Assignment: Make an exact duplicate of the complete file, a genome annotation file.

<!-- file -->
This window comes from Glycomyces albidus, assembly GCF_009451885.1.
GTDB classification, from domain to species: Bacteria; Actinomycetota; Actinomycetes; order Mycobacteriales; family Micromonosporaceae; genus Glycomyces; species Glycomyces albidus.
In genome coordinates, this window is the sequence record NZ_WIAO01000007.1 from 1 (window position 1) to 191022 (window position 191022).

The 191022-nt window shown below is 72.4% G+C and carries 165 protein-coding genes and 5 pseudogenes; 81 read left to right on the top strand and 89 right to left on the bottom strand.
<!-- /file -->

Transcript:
This window comes from Glycomyces albidus, assembly GCF_009451885.1.
GTDB classification, from domain to species: Bacteria; Actinomycetota; Actinomycetes; order Mycobacteriales; family Micromonosporaceae; genus Glycomyces; species Glycomyces albidus.
In genome coordinates, this window is the sequence record NZ_WIAO01000007.1 from 1 (window position 1) to 191022 (window position 191022).

The 191022-nt window shown below is 72.4% G+C and carries 165 protein-coding genes and 5 pseudogenes; 81 read left to right on the top strand and 89 right to left on the bottom strand.